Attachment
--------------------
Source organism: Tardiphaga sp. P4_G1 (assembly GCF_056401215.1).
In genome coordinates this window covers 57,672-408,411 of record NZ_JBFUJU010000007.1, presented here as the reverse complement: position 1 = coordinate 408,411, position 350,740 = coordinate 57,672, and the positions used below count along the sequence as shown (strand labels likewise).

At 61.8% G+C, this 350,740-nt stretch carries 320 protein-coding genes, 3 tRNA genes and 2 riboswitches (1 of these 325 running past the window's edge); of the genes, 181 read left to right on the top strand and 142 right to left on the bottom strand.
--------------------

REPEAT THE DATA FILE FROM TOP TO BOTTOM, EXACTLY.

Source organism: Tardiphaga sp. P4_G1 (assembly GCF_056401215.1).
In genome coordinates this window covers 57,672-408,411 of record NZ_JBFUJU010000007.1, presented here as the reverse complement: position 1 = coordinate 408,411, position 350,740 = coordinate 57,672, and the positions used below count along the sequence as shown (strand labels likewise).

At 61.8% G+C, this 350,740-nt stretch carries 320 protein-coding genes, 3 tRNA genes and 2 riboswitches (1 of these 325 running past the window's edge); of the genes, 181 read left to right on the top strand and 142 right to left on the bottom strand.